A requiem for a city
While Friday’s election count will inevitably have its share of must-see moments, “When the Levees Broke: A Requiem in Four Acts” was truly the most extraordinary four hours of TV I’ve seen in an age. When Hurricane Katrina tore New …
While Friday’s election count will inevitably have its share of must-see moments, “When the Levees Broke: A Requiem in Four Acts” was truly the most extraordinary four hours of TV I’ve seen in an age.
When Hurricane Katrina tore New Orleans apart in September 2005, film-maker Spike Lee was one of those watching from afar and wondering just why the response from the emergency services, government and authorities was so slow. He could tell right away that there was a story to be told. A few weeks later, he grabbed his cameras, headed to Louisiana and started filming. He kept filming for a year.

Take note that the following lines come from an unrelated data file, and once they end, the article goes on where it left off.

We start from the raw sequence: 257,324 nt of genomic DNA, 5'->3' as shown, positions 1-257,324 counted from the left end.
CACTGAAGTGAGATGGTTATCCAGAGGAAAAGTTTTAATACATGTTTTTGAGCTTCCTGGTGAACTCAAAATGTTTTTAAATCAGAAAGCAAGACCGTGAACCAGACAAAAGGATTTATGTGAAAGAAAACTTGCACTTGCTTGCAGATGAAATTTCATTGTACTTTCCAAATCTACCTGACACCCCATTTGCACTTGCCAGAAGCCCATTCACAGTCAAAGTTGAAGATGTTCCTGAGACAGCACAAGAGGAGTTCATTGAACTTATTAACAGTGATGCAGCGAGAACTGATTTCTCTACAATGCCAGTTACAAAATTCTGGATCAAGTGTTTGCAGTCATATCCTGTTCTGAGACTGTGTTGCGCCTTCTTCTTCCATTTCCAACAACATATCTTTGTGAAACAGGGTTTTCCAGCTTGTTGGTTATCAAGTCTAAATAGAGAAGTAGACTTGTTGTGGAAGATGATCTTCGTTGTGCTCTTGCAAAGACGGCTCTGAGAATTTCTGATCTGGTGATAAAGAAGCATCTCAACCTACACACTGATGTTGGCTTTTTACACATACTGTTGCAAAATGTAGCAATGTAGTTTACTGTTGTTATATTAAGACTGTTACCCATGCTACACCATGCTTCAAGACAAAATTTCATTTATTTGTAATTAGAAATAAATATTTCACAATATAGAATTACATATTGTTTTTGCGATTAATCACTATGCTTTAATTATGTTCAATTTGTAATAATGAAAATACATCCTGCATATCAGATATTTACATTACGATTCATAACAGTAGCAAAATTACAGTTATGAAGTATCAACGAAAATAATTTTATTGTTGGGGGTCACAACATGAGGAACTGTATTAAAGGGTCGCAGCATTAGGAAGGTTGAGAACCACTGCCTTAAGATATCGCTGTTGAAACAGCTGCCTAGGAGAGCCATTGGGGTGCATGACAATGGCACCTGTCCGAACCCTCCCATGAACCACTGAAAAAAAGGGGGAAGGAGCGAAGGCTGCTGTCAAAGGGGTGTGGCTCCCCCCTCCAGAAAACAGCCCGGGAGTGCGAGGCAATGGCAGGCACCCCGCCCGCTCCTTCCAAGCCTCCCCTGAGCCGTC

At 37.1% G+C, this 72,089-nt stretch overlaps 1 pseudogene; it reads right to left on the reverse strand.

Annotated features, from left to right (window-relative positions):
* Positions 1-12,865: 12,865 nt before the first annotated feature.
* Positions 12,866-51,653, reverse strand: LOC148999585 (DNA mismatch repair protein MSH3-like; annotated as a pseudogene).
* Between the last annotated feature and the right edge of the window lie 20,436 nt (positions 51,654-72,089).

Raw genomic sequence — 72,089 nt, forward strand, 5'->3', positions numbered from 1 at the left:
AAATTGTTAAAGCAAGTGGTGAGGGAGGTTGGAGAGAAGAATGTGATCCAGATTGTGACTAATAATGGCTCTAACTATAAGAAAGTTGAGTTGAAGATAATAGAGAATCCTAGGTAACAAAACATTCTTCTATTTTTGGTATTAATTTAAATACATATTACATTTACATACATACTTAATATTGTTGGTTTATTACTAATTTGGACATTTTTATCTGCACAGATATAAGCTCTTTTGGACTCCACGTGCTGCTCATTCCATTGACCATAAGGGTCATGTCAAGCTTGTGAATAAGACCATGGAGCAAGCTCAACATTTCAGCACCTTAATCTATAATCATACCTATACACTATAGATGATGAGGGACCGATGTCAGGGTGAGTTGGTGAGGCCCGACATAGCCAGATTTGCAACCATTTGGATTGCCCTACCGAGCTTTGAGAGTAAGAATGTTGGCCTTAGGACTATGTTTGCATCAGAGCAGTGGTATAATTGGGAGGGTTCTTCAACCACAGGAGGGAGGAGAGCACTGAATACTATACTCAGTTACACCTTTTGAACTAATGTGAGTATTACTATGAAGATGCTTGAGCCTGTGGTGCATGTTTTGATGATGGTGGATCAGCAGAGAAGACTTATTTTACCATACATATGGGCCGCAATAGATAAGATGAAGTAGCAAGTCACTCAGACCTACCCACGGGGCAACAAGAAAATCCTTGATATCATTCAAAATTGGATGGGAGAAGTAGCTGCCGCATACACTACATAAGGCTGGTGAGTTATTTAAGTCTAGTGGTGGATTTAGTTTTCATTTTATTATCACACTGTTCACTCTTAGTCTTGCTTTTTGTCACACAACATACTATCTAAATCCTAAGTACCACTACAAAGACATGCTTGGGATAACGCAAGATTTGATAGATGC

What Lee found in the midst of that ruined city were dozens and dozens of human dramas and tragedies. He got people to talk about what happened to them when Katrina hit their homes and how they survived everything from taking refuge in the Superdome to FEMA’s complete incompetence. He tracked people who ended up as refugees in their own country. He let the city’s administration tell their stories. He went with engineers to the levees which were supposed to protect the city and outlined, fact by fact, what happened.
While there are some familiar faces – musicians like Wynton Marsalis and Kanye West, actors like Sean Penn, politicians like Rev Al Sharpton – it’s the city’s citizens who stand out in Lee’s documentary. There’s one woman in particular you won’t forget in a hurry. Her name is Phyllis Montana LeBlanc. From the Lower Ninth Ward, she’s the film conscience, turning up again and again to furiously berate and lambast the way her country has abandoned her and her neighbours.
“When the Levees Broke: A Requiem in Four Acts” was first shown on HBO in the United States last year. It was screened at some stage by BBC4, but it’s now available on DVD via the usual online sources. Essential viewing.